When you lose balance within or between dimensions of the wheel, your sense of well-being decreases and you can experience distress. Luckily, bringing greater attention to one or more areas can also help us restore balance in others. For example, it can be easier to feel emotionally balanced when our sense of social connection or physical wellness are maintained.

Indiana University

A content gap.

When I was looking for examples of this model to show via video, I encountered a gap. I saw several creators that were explaining this model. Several of them had large volumes of important books behind them. Others, diplomas. Some were friendly. Others were professional.

All good – but they didn’t seem like they were really talking to a guy like me.

When I type and re-type that, I have a hard time distinguishing exactly what I mean by that, but I’ll give it a shot here.

‘Soft’ isn’t the right word.

When I’m taking in content about mental health, there’s too often a sort of ‘flavour’ that comes with it. It’s not exactly ‘soft’, but it would be adjacent to that term. I sometimes feel like the people in front of the lens, talking about this stuff aren’t really talking about this stuff.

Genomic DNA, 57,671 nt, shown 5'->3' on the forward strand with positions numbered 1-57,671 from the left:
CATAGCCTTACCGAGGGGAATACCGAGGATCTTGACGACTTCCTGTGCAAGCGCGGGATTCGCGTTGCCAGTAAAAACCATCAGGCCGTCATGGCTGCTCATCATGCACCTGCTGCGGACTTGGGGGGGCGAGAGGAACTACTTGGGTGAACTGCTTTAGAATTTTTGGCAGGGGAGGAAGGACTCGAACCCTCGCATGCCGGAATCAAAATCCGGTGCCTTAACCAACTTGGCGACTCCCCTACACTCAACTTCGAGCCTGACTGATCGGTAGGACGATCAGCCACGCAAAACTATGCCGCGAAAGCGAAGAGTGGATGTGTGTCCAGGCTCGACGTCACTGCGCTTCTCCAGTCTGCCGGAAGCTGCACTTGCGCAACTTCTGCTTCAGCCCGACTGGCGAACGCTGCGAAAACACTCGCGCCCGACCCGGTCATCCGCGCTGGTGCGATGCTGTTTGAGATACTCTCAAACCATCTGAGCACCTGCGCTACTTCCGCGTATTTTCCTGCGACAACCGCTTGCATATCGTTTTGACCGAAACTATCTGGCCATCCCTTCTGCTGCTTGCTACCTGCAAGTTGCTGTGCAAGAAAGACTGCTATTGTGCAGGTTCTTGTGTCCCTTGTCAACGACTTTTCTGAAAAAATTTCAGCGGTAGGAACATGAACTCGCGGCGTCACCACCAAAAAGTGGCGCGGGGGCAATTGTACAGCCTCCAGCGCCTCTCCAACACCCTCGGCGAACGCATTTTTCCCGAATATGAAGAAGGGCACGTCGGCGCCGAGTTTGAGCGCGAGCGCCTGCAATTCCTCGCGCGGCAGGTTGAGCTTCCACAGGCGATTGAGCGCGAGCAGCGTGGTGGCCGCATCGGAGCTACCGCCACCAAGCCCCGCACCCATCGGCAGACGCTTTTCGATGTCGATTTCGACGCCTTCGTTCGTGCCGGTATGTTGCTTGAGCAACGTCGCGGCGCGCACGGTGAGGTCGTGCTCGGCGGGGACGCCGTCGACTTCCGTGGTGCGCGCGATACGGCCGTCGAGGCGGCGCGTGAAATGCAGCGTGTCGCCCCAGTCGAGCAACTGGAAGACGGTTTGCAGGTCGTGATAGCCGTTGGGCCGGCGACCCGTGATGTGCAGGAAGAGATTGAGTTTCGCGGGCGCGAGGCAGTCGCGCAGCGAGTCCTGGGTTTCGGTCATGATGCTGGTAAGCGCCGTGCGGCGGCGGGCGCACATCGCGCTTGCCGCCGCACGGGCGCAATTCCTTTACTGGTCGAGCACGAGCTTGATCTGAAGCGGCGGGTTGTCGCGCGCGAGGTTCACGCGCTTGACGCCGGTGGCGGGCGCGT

I’m the guy trying to tell you that you have to pay attention to the way you feel.

You have to check yourself the way you do when you know your diet is shit.

Sometimes, we start to slip off the rails a little. It manifests differently for everyone. You might be irritable. You might catch yourself getting McDonald’s more often. You may be just adding stuff to your Amazon shopping cart a little more – and maybe enjoying another glass of wine when you do it. Regardless as to the way it presents, when we start to lose out on our homeostasis, we falter.

If we allow that to happen too often, we can get really spun out. That’s where things like substance abuse and self-harm like to reside; the downward side of the waterfall.

Hey, by the way – if you’re a first responder in crisis; call Boots on the Ground – 18336772668

So – that’s where ‘operational readiness’ and the ‘Wellness Wheel’ comes in. Before we can assume the role of a responder, we need to make sure we’ve got capacity for what that might involve. No, it’s not your emergency, but you were called for help. They expect that you’re doing the back end work to make that happen. They know that part of that is managing your physical, emotional, cognitive and spiritual health and they desperately wish you would.

Bill Dungey is a volunteer firefighter in Ontario, Canada. He is focused on fitness, mindset development and finding training opportunities to help the fire service make things better.

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The Wedge – Part One: Endurance.

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The Wedge – Part Three: Mission